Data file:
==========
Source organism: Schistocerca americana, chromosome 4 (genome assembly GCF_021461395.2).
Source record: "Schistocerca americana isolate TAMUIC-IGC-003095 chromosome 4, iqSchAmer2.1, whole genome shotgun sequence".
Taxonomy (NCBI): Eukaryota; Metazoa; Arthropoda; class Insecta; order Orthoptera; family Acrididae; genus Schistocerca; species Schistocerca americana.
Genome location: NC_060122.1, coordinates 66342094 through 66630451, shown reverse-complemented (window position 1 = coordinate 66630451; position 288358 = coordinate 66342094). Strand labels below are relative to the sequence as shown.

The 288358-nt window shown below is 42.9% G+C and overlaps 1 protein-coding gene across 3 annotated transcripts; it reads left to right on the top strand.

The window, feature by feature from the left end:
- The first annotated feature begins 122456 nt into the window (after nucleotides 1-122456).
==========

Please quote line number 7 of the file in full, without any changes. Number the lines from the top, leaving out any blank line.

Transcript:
- The first annotated feature begins 122456 nt into the window (after nucleotides 1-122456).